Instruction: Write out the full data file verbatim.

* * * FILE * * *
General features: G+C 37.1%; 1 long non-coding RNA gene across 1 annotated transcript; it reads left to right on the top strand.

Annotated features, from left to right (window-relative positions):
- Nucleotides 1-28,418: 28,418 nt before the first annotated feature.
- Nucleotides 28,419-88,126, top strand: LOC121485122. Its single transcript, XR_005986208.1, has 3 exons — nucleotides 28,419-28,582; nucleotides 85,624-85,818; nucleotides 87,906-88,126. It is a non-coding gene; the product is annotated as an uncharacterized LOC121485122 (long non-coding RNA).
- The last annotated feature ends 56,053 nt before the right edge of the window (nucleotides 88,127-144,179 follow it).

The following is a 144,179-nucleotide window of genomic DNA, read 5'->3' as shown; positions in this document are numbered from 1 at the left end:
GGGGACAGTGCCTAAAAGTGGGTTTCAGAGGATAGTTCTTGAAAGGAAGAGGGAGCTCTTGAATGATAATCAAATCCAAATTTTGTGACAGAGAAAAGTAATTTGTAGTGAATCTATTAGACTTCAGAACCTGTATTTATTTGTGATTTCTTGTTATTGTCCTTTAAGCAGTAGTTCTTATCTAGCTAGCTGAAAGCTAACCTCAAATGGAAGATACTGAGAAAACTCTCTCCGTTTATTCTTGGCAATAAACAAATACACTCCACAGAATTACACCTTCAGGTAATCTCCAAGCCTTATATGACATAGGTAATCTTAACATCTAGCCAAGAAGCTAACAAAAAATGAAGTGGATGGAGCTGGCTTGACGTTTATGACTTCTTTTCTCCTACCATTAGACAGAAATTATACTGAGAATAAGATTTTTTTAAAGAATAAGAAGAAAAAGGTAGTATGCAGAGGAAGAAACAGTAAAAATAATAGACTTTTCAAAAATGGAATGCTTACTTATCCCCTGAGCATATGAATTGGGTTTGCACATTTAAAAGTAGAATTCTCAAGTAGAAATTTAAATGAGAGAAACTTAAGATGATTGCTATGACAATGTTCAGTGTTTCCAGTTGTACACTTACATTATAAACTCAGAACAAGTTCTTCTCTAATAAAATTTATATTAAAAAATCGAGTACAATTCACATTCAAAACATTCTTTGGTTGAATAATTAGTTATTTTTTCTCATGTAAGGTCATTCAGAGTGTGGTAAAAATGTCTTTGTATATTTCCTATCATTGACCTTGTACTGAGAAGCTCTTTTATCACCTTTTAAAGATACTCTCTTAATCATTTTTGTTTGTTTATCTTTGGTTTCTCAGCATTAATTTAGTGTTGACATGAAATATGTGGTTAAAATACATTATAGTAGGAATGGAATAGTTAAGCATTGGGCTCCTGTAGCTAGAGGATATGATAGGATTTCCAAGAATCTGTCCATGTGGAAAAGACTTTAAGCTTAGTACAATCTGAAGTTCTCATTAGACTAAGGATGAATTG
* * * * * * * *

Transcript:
General features: G+C 37.1%; 1 long non-coding RNA gene across 1 annotated transcript; it reads left to right on the top strand.

Annotated features, from left to right (window-relative positions):
- Nucleotides 1-28,418: 28,418 nt before the first annotated feature.
- Nucleotides 28,419-88,126, top strand: LOC121485122. Its single transcript, XR_005986208.1, has 3 exons — nucleotides 28,419-28,582; nucleotides 85,624-85,818; nucleotides 87,906-88,126. It is a non-coding gene; the product is annotated as an uncharacterized LOC121485122 (long non-coding RNA).
- The last annotated feature ends 56,053 nt before the right edge of the window (nucleotides 88,127-144,179 follow it).

The following is a 144,179-nucleotide window of genomic DNA, read 5'->3' as shown; positions in this document are numbered from 1 at the left end:
GGGGACAGTGCCTAAAAGTGGGTTTCAGAGGATAGTTCTTGAAAGGAAGAGGGAGCTCTTGAATGATAATCAAATCCAAATTTTGTGACAGAGAAAAGTAATTTGTAGTGAATCTATTAGACTTCAGAACCTGTATTTATTTGTGATTTCTTGTTATTGTCCTTTAAGCAGTAGTTCTTATCTAGCTAGCTGAAAGCTAACCTCAAATGGAAGATACTGAGAAAACTCTCTCCGTTTATTCTTGGCAATAAACAAATACACTCCACAGAATTACACCTTCAGGTAATCTCCAAGCCTTATATGACATAGGTAATCTTAACATCTAGCCAAGAAGCTAACAAAAAATGAAGTGGATGGAGCTGGCTTGACGTTTATGACTTCTTTTCTCCTACCATTAGACAGAAATTATACTGAGAATAAGATTTTTTTAAAGAATAAGAAGAAAAAGGTAGTATGCAGAGGAAGAAACAGTAAAAATAATAGACTTTTCAAAAATGGAATGCTTACTTATCCCCTGAGCATATGAATTGGGTTTGCACATTTAAAAGTAGAATTCTCAAGTAGAAATTTAAATGAGAGAAACTTAAGATGATTGCTATGACAATGTTCAGTGTTTCCAGTTGTACACTTACATTATAAACTCAGAACAAGTTCTTCTCTAATAAAATTTATATTAAAAAATCGAGTACAATTCACATTCAAAACATTCTTTGGTTGAATAATTAGTTATTTTTTCTCATGTAAGGTCATTCAGAGTGTGGTAAAAATGTCTTTGTATATTTCCTATCATTGACCTTGTACTGAGAAGCTCTTTTATCACCTTTTAAAGATACTCTCTTAATCATTTTTGTTTGTTTATCTTTGGTTTCTCAGCATTAATTTAGTGTTGACATGAAATATGTGGTTAAAATACATTATAGTAGGAATGGAATAGTTAAGCATTGGGCTCCTGTAGCTAGAGGATATGATAGGATTTCCAAGAATCTGTCCATGTGGAAAAGACTTTAAGCTTAGTACAATCTGAAGTTCTCATTAGACTAAGGATGAATTG